A choir-robe company that recruits welfare recipients is getting by with a little help from some big-money friends.

Support from several philanthropies is helping West Jackson Apparel survive in a textile industry threatened by foreign competition.In the early 1990s, the Rev. Thomas Jenkins, pastor of New Lake Church of Christ in Jackson, started the company through a nonprofit organization.

"We wanted to be in a long-lasting market," Jenkins said. "The natural thing would be to create a custom choir-robe business, because in Mississippi there are over 5,000 churches - and each church has an average of three choirs, ranging from 25 members to 100 members."

The plant now employs 14 women, including nine former welfare recipients screened by the state. "We deliberately wanted to hire people that were unemployed. We deliberately wanted to hire people that were on welfare, because these people need to get into the mainstream," Jenkins said. "A lot of times people say, `Get ex-workers back into the mainstream.' Some of the welfare workers have never been in the mainstream."

Employee Christina McGee, 46, a former welfare recipient, received six weeks of training after the frustrating job search. "Employers would say they were hiring, and when I go to fill out an application, they would tell me they are not hiring," she said. "It was kind of hard."

McGee welcomed the work. "Since I have been working full time, it has made my life much better. I can look forward to a paycheck when I come to work now, and I like working."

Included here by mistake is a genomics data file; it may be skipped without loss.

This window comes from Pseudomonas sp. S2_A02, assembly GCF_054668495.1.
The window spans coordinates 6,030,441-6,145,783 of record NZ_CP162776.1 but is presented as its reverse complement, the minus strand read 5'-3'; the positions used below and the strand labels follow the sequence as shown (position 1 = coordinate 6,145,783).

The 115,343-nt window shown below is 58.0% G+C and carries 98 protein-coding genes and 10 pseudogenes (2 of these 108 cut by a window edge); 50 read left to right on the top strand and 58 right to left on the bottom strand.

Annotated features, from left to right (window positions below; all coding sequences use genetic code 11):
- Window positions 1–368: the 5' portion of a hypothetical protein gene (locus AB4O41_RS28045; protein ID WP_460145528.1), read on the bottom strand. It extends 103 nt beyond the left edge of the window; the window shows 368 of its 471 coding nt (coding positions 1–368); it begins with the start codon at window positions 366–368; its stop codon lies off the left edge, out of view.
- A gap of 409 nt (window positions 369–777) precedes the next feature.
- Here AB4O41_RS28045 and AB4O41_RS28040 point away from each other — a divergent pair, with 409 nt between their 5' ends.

Backing for the effort comes from several sources. A $250,000 federal grant from Department of Health and Human Services helped open the company, which also makes draperies.

In 1990, the nonprofit Seedco, of New York City, unveiled a plan for local groups to revitalize communities surrounding historically black colleges and universities. With Ford Foundation funds, Seedco offers technical and financial assistance to such community groups.

In 1991, the West Jackson Community Development Corp., one sponsor of the choir-robe factory, linked up with nearby Jackson State University to raise more than $3 million to rebuild the neighborhood. Over the past five years, Seedco provided $400,000 for the CDC to keep the factory going.

Howard Boutte, CDC executive director, called it unusual for nonprofit organizations to fund a for-profit company. "In the terms of economic development, we can be considered a model," he said.

While still a struggling startup, West Jackson Apparel is not afraid of foreign competitors because it produces robes for very local customers. "The mass-produced sewing operations all are moving out of the country," Boutte said. "Because the robes are custom made, we have a certain level of intrigue."

The Rev Jenkins agreed: "That's not a robe that you can do in Mexico or the Philippines. That's why we came up with the business."

West Jackson Apparel is the only minority-owned choir robe producer in Mississippi.